The last section of Leading for School Librarians: There Is No Other Option is called “Maintaining Joy.”  I discuss ways you can keep yourself fulfilled. The four chapters build on each other, starting with “Writing and Presenting” to prove your value to yourself and others, followed by chapters: “Delegating” so you don’t do it all; “Giving Back” which gives you more than you gave; and finally, “The Gift of Time” which is what I want to focus on today.

I can hear you saying, your schedule is packed. You don’t have time. I’ve been there. I understand and it wasn’t until I made it important to live my priorities that anything was able to change.

I spent most of my adult life being task-oriented. I loved my job as a librarian and worked hard at it. It was important, and it deserved all that attention. What I didn’t see was my beliefs and actions were in opposition. I would tell you my family was my first priority, but that’s not what my behaviors indicated. As a result, even when I was present with my family, my mind was somewhere else. I missed a lot.

I eventually realized what I was doing to myself and the people I cared most about. I developed a mantra that I kept repeating, “Everything will get done. It always does.”  And it did. If it was a priority and important, I did get it done. Sure, some of the lesser tasks got pushed down and some minor ones never got done. But no one noticed anything lacking. By contrast, I truly enjoyed my time with my family and friends.

Today, while I am nominally retired, which is to say I no longer work in a school library, most of you are aware that I teach an online course, write books for school librarians, and am active in my state association and at ALA/AASL. And I still make time for what is truly important. I have a monthly lunch date with a friend. I take long walks 3-5 times a week. I shut my computer off at 6 p.m. When my son drops in, I stop what I am doing—even if I am in the middle of writing a blog. I spend the evening with my husband. Somehow, it all works. My life is richer, and most importantly, not only am I happier but I can see how my change has had a positive effect on those I care about.

You need to devote time to what matters most. You can fit in a massage once a month. You are worth it. You can take the weekend off to be with your family and not worry/think about Monday. You can do what I did – find a mantra, a saying, even a song that reminds you to look at your priorities and schedule your time accordingly.

The business world agrees with me. In an online article entitled 5 Myths of Work-Life Balance Debunked by an Entrepreneurial Dad,  James Sudakow speaks to dads with big jobs who “lament” missing important events in their kids’ lives and other family times. Their work-life balance has become seriously skewed toward work. As the title indicates, he rebuts five myths.

  1. You won’t kill your career by setting firm boundaries between work and life. The tasks will get done. I find they get done more efficiently and better because I come to them refreshed with a positive attitude. Even if I have to scramble as a deadline approaches, that mindset powers me to complete what’s on my plate and give it my best. How many days are you staying late? It shouldn’t be more than one a week unless you are in a new position. Even then, three days is the outside limit.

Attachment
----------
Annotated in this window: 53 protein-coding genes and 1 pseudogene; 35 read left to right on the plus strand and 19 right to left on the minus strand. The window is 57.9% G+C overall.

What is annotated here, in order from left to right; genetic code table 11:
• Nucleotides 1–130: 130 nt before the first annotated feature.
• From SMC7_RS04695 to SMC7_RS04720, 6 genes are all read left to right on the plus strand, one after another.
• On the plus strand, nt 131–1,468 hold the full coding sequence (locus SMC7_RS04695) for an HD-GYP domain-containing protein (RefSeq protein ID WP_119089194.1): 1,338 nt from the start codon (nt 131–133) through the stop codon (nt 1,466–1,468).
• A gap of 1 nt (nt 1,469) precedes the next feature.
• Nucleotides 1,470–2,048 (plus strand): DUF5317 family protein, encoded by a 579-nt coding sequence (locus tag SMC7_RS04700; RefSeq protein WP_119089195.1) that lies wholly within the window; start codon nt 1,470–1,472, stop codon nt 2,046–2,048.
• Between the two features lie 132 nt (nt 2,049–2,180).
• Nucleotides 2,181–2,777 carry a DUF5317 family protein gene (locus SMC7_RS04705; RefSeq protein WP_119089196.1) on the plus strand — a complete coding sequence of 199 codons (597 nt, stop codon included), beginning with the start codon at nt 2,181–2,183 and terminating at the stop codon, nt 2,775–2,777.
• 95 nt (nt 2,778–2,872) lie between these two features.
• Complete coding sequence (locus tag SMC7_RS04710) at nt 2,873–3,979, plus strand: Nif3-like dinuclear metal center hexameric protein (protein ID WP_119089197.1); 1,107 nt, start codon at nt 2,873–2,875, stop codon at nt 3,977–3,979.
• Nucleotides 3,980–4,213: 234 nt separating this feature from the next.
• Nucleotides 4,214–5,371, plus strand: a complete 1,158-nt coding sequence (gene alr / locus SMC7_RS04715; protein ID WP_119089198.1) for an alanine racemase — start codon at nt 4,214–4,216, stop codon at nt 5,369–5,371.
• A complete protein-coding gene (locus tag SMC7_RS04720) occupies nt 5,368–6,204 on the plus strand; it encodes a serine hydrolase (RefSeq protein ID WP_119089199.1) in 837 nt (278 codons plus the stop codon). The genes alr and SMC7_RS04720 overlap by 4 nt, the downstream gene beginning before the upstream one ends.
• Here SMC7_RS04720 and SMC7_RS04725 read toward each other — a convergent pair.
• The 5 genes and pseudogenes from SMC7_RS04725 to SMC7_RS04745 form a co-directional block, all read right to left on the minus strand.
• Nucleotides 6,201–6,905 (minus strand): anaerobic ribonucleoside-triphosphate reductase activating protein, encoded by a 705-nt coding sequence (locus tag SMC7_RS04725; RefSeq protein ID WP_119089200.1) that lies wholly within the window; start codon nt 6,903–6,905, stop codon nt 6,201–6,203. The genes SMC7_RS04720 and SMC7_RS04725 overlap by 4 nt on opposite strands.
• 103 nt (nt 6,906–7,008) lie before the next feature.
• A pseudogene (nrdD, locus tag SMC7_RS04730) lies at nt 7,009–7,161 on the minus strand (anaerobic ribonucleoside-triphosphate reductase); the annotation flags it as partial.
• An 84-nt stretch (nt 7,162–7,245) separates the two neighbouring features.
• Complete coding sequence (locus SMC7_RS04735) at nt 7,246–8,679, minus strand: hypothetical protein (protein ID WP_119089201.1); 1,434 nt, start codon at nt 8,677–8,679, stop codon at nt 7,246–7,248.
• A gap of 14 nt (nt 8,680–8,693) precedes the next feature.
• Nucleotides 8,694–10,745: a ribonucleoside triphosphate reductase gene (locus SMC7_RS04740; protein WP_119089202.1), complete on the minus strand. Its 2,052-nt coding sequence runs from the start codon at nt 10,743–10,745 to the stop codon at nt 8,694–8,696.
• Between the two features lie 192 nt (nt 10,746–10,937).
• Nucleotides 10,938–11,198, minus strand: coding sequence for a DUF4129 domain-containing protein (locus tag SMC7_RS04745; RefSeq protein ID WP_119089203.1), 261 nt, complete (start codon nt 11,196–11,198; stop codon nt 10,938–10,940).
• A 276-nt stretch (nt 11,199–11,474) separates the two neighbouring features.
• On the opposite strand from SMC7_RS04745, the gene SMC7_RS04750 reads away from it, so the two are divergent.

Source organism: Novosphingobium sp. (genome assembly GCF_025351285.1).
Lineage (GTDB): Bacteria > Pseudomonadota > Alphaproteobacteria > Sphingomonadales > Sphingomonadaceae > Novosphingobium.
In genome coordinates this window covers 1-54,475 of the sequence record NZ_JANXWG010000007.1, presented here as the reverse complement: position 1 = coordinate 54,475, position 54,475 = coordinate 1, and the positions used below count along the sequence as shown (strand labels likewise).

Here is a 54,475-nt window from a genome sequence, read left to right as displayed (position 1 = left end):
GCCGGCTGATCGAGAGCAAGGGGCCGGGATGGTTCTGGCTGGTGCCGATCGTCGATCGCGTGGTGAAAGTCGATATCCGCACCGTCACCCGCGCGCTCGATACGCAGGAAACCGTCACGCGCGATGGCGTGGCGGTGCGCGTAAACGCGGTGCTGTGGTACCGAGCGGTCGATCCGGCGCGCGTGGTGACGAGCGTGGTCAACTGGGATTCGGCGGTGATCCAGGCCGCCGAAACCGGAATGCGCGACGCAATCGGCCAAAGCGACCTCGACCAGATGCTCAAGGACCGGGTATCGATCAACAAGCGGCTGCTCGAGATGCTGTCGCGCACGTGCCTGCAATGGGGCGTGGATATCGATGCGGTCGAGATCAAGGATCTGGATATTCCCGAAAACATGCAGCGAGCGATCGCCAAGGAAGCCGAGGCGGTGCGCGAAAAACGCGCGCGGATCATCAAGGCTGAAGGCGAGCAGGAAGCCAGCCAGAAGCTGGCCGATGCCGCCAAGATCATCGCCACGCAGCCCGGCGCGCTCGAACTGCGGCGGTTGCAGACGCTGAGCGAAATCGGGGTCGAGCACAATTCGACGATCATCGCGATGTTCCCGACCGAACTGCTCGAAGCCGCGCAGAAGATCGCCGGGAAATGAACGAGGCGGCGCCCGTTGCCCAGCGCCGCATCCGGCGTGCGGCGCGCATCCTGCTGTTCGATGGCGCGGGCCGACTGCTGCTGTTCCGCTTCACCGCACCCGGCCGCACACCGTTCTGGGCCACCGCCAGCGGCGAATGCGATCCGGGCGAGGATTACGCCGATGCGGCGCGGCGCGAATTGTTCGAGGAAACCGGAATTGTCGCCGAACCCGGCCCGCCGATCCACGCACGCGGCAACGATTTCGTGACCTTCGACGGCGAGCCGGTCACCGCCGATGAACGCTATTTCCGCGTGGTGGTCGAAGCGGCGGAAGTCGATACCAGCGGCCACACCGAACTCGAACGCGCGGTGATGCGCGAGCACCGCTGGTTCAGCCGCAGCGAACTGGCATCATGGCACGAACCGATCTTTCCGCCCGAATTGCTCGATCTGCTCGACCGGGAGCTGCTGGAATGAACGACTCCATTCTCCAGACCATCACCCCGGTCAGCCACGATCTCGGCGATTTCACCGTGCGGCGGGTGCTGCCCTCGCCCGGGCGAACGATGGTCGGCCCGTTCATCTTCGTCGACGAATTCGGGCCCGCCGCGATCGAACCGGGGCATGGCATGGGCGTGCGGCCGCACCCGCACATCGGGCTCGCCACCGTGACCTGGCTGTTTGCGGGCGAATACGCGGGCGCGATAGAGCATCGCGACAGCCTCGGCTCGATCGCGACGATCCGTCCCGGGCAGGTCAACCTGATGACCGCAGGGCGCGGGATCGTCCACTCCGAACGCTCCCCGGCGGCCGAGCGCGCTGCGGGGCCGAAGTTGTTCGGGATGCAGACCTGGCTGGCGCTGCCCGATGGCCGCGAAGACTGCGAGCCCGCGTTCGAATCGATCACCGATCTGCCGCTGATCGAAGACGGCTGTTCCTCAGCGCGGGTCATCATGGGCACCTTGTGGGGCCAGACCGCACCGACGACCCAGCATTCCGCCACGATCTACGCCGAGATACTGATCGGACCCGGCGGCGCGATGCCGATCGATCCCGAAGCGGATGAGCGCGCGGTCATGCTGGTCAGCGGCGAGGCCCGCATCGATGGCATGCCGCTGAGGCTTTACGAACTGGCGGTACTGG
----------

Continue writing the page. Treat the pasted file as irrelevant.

2. You can put family first. Not just “can” but “must.” You can’t say family is your priority if that’s not how you are choosing to spend your valuable time. Since we all have the same 24 hours in a day, you need to prioritize more honestly. I find if I am just focusing on tasks, I am also likely to allow more time-wasters to creep in from checking emails too many times to playing solitaire on the computer.
  3. “Work-life blend/integration” is not the only viable solution (despite what many say). Here Sudakow refers to allowing work to “blend” into your life. He says it’s better to compartmentalize. I agree, although there are occasions while my attention is focused on my family or my own rejuvenation activities, I come up with an answer to a work-related question that was troubling me. It most often happens while I am walking, but it has also occurred while getting a massage. Jot it down – go back to your family.
  4. Work-life balance is not a 50:50 proposition. No one is suggesting you divide out your day evenly between work obligations and family time. It’s what’s most important now that helps set the balance. Some days you need to be at your kid’s game and watch the whole thing without working on your cell or laptop. Other days you may only be fully present at dinner. If family is at the much lower end most days, you are not balancing well.
  5. Work-life balance comes down to hard choices we haven’t forced ourselves to make before. The discussion of the other four de-bunked myths shows how true this is. To stay on course, remind yourself you will never get back time lost with family – and friends. The work never goes away. Which memories do you want to look back on—time spent with your family or the hours spent working?

And remember to make yourself a priority. Positive Self-Care, which I’ll be talking more about this next week, is critical to your long-term success. You are what matters most, because if you don’t feel good about yourself, if you are not taking care of yourself, you will be drained, frustrated, and frankly cranky and I know that’s not what you want to bring to your library program or your teachers. Take a little time this week to notice how you’re using your time and where your being guided by your to-do list over your priorities.

 

 

 

 

 

 

 

 

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